The Serjeant at Arms is responsible for security and keeping order within the Commons part of the parliamentary estate. There are also some ceremonial aspects to the role. The Serjeant at Arms directorate is part of the Department of Chamber and Committee Services
Areas of responsibility in the parliamentary estate
The responsibilities of the Serjeant at Arms apply to the House of Commons chamber, public galleries, committee rooms and the Commons' areas of the parliamentary estate.
The Serjeant at Arms' ceremonial duties involves carrying the House of Commons mace during the Speaker's procession. This is when the Speaker and his staff walk to the House of Commons chamber before each sitting. The Serjeant, or a deputy Serjeant, sits in the Commons chamber and is responsible for security for the duration of the sitting. The Speaker can call upon them to escort people out. The Serjeant at Arms wears a traditional uniform and a sword.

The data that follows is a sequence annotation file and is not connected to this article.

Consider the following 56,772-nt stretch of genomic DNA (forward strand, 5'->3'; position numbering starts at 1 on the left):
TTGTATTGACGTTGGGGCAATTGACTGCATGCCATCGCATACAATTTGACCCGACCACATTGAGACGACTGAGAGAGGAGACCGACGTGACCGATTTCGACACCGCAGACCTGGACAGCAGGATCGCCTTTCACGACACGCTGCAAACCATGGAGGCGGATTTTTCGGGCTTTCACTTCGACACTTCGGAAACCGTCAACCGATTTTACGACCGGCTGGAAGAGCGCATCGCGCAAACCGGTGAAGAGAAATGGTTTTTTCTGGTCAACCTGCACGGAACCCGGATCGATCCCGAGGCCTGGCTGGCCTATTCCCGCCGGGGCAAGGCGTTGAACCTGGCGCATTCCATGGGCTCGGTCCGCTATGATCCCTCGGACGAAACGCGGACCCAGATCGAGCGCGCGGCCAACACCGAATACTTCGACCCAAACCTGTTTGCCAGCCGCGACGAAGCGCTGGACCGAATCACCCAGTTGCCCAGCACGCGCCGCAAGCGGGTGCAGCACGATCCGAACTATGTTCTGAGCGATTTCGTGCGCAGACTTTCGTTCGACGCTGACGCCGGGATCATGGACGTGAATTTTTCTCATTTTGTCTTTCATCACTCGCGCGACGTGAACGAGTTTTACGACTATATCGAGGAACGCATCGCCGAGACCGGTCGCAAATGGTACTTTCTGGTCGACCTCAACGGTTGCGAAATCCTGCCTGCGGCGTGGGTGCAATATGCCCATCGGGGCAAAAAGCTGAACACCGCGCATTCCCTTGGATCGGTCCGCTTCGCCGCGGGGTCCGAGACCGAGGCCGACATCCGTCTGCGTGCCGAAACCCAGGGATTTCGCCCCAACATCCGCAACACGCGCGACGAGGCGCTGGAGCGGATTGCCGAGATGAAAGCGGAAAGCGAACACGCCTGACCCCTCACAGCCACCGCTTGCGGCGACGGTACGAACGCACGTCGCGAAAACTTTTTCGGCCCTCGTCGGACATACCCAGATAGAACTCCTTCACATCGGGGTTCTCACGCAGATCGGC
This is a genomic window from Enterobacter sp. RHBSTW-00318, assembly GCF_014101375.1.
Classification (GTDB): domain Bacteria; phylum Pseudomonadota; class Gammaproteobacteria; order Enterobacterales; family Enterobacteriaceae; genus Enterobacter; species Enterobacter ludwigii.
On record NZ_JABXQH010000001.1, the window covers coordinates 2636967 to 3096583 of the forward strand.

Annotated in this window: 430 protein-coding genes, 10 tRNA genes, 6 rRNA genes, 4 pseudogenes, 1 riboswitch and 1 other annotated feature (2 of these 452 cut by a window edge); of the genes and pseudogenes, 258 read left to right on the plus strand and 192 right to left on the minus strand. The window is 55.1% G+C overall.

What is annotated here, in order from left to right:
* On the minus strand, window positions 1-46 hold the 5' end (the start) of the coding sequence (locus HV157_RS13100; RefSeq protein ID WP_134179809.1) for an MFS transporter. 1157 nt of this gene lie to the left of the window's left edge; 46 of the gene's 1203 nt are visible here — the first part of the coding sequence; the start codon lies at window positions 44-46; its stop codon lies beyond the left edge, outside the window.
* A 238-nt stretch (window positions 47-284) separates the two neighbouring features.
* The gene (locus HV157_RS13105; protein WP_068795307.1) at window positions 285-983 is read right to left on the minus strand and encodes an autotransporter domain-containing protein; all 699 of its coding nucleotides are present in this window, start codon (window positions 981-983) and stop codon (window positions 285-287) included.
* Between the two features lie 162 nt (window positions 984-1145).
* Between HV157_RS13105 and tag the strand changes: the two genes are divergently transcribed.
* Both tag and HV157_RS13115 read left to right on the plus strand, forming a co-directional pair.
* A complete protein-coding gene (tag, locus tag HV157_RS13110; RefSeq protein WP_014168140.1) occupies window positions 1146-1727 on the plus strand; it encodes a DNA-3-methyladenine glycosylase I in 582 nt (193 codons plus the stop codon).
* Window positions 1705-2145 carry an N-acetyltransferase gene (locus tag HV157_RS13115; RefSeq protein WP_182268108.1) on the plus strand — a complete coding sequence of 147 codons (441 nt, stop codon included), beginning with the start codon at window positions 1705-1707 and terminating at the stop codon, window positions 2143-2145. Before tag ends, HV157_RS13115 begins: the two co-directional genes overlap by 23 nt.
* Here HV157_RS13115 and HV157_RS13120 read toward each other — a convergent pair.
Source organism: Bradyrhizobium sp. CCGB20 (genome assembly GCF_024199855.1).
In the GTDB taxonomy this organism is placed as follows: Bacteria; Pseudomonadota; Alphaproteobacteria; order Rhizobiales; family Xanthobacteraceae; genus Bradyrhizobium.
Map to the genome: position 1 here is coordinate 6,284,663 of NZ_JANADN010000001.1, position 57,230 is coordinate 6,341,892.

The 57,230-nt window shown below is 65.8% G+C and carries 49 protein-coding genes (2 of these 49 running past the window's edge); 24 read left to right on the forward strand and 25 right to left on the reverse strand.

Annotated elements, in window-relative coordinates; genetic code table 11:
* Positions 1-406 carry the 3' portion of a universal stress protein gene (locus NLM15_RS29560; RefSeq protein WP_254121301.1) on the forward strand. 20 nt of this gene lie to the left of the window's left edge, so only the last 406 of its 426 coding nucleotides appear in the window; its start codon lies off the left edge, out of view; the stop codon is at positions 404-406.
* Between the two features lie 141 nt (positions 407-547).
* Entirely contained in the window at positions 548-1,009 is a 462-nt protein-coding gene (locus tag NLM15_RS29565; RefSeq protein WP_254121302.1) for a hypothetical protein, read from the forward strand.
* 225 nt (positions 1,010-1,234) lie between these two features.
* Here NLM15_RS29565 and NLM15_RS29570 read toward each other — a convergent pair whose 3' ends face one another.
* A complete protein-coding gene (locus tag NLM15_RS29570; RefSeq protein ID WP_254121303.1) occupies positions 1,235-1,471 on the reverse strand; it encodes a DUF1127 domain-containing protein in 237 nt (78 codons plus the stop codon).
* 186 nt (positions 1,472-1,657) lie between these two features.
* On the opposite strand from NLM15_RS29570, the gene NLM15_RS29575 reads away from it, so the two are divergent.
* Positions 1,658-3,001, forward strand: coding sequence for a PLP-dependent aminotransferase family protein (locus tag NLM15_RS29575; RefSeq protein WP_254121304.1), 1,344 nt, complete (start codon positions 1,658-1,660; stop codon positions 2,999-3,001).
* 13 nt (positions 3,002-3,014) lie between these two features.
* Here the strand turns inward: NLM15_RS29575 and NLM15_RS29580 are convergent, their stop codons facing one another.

History of the role
The office of Serjeant at Arms dates back to 1415 and the reign of Henry V when the Serjeant was responsible for carrying out the orders of the House of Commons, including making arrests. Today, the Serjeant at Arms performs ceremonial duties that date back to the early days of the office, for example the Serjeant is required to carry the mace in the Speaker's Procession each day and also into the House of Lords during the State Opening of Parliament.
Serjeant at Arms
Lawrence Ward is the Serjeant at Arms. Mr Ward has worked in the House of Commons since 2002, holding the post of Assistant Serjeant at Arms since 2008. Mr Ward became acting Deputy Serjeant at Arms in November 2011 and took up the post of Serjeant at Arms on 1 May 2012.